Currently, the discount on base lending rates for housing loans range from 1.8% to 2.2% in the market. Thoo says property loans will continue to have a significant influence on the bank’s net profit.

Despite the intense competition, HSBC Bank Malaysia Bhd general manager (personal financial services) Lim Eng Seong says the bank is comfortable with the size of its property loans book.

Lim believes HSBC’s strong product and service proposition via a flexible mortgage will be a key differentiating factor to grow the business further.

“Our flexible loan allows customers to make extra payments to reduce interest payments and shorten the loan tenure. Should an urgent need arise, customers may redraw the excess payments made,” he says.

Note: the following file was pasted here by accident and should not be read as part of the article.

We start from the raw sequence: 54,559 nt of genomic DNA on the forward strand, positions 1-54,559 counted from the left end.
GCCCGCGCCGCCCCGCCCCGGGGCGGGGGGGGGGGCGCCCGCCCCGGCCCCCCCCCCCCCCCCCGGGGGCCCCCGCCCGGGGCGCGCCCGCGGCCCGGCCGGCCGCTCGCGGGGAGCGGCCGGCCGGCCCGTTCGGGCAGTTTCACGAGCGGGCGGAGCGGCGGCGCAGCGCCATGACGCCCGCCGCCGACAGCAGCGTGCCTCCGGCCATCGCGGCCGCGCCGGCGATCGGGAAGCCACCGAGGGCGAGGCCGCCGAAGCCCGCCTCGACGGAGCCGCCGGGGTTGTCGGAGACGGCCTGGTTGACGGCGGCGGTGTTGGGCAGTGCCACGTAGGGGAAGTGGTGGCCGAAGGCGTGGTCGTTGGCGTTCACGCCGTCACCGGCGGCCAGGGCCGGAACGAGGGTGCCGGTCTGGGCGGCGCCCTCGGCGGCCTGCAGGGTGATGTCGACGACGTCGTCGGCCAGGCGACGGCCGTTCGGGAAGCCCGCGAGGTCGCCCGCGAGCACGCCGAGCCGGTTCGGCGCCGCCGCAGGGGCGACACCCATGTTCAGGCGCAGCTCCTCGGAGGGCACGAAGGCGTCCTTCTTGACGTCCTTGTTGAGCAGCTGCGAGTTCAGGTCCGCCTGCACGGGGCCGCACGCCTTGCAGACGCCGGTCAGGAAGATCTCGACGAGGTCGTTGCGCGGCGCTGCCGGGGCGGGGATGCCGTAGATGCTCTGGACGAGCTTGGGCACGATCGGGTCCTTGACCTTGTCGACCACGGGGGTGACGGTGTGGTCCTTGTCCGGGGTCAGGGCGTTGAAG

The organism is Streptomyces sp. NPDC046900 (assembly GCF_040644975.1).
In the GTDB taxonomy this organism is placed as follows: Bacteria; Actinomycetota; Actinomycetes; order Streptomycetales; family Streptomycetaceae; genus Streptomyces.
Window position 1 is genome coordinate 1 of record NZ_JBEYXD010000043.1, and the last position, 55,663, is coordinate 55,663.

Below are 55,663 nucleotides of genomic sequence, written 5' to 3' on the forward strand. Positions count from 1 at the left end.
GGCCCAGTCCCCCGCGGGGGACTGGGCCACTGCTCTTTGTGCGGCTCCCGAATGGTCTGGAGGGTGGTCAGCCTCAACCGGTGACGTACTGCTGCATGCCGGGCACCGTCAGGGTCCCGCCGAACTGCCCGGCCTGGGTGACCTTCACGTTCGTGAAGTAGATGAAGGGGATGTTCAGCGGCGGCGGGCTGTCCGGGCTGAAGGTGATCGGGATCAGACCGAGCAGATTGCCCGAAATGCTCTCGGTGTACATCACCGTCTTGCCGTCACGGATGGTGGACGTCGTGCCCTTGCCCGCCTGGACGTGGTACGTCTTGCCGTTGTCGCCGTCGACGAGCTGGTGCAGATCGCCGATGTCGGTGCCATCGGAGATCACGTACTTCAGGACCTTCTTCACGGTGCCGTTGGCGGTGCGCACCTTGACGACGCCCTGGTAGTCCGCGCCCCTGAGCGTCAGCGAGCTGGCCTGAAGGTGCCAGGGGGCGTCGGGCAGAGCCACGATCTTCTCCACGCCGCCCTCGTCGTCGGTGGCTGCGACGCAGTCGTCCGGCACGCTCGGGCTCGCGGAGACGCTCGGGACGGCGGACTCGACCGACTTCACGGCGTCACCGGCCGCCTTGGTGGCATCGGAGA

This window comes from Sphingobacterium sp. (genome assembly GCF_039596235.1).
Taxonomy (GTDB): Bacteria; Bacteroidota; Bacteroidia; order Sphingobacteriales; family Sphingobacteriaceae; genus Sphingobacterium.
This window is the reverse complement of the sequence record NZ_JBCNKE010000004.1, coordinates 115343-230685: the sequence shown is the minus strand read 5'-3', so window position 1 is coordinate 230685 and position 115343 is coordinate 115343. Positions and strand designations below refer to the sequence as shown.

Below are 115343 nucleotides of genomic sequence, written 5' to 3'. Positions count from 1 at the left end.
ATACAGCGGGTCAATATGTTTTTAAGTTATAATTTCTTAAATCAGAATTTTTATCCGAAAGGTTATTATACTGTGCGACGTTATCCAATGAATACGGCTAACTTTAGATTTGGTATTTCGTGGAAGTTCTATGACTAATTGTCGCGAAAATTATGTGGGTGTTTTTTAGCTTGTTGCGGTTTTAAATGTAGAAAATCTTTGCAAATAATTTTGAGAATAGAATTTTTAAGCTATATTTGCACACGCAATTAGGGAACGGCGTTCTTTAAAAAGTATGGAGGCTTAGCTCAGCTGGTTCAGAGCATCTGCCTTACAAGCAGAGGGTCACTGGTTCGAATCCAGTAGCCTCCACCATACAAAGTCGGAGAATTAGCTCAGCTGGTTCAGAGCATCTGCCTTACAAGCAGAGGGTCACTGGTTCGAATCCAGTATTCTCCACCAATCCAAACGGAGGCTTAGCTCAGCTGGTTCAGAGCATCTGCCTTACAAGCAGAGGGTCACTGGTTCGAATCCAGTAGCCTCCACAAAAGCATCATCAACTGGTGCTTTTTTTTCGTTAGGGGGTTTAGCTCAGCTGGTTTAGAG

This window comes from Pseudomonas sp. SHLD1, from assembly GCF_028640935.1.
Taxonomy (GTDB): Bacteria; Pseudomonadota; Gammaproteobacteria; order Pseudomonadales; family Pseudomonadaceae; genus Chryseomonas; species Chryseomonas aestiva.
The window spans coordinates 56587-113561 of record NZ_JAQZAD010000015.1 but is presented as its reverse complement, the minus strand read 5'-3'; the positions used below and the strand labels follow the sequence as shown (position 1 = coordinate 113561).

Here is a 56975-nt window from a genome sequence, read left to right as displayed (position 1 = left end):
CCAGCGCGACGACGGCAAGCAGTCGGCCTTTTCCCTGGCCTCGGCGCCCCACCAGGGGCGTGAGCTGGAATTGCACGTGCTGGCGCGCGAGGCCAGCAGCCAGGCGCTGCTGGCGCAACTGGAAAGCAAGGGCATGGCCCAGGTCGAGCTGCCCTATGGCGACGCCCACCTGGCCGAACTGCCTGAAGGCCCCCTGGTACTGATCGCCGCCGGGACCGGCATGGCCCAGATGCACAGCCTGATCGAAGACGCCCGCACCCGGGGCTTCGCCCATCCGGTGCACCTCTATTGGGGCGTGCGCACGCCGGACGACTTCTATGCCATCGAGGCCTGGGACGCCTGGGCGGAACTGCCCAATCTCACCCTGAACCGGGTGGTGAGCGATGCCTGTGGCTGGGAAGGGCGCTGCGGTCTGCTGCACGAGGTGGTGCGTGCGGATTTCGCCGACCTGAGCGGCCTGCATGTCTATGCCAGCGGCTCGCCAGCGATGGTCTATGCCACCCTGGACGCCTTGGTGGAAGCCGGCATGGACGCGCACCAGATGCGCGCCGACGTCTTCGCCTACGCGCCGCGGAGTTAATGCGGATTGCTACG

HSBC offers home loans for a minimum of five years to a maximum of 35 years where margin of financing can go up to 95% of the property’s market value.

To ING Insurance Bhd chief operating officer Isold Heemstra, residential property mortgage is a way to diversify investment income for insurance companies.

“It helps to mitigate market volatility and provides a stable income stream to insurance companies that demand long-term cashflows,” he says.

However, ING’s mortgage portfolio shrank last year as borrowers went for floating rate products due to the lower overnight policy rate. Insurance companies offer fixed-rate residential mortgages.

Heemstra admits that competition in the property loans business has always been intense.

“We differentiate ourselves by providing a mortgage business total solution that comes with fixed-rate home loan with house owner and life insurance protection.

“ING also provides protection to the valuables and contents in one’s household against loss or damage on selective perils,” he says.